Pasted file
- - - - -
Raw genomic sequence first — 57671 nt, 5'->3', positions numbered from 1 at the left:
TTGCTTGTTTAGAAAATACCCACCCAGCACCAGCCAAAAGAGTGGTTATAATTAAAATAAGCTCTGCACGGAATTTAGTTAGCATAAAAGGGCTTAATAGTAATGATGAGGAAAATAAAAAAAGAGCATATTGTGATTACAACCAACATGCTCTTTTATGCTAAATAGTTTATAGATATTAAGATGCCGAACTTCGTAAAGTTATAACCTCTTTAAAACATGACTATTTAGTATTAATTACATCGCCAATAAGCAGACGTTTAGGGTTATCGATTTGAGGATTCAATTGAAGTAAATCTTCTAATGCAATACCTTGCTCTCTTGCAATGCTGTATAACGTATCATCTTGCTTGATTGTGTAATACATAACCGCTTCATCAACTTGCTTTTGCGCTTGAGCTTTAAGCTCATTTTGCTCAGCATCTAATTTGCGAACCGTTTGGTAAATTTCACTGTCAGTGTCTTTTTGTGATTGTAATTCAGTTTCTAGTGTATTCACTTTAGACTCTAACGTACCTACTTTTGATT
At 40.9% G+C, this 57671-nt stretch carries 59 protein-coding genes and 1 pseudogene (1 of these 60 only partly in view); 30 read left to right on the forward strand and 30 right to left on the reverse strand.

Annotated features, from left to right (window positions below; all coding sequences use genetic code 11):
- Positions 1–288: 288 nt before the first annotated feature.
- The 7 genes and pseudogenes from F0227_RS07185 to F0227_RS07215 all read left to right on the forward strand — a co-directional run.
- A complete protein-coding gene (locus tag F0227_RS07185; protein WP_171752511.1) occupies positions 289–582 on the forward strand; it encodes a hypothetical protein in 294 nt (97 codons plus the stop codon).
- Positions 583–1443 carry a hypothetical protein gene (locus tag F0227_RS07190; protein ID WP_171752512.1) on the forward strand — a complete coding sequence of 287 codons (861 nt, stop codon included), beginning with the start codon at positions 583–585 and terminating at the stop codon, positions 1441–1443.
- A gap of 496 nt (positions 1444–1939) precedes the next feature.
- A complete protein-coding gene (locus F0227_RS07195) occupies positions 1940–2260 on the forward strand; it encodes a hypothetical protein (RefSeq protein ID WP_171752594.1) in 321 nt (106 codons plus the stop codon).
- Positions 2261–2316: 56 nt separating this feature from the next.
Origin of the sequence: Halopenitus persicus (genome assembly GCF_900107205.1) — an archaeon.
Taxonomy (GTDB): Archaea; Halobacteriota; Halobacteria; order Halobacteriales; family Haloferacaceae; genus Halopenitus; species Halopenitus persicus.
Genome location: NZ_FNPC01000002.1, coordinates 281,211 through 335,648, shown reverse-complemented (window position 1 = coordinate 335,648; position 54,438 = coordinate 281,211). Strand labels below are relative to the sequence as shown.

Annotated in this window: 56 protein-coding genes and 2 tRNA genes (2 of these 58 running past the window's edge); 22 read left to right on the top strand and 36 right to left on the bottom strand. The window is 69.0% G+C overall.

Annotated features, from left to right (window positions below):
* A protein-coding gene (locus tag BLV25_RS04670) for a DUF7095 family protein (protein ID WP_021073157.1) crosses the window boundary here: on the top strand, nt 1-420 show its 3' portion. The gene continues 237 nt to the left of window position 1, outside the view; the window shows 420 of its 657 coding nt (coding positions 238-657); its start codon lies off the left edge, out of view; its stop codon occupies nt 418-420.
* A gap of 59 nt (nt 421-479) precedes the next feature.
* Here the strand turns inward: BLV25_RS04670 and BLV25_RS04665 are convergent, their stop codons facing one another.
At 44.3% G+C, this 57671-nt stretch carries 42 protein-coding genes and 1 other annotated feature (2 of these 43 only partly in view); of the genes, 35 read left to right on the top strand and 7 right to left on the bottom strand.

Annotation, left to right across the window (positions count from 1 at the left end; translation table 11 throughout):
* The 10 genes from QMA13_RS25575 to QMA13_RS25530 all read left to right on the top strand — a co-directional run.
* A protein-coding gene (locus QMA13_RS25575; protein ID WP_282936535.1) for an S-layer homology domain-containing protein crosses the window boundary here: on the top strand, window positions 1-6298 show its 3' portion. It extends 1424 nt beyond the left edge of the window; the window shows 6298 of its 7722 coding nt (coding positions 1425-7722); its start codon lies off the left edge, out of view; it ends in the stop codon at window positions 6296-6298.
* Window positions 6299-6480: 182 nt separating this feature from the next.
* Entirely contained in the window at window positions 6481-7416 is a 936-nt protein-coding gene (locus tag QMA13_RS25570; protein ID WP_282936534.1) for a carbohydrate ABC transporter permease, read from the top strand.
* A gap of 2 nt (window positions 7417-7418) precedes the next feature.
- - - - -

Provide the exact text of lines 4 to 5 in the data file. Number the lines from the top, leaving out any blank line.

Annotated features, from left to right (window positions below; all coding sequences use genetic code 11):
- Positions 1–288: 288 nt before the first annotated feature.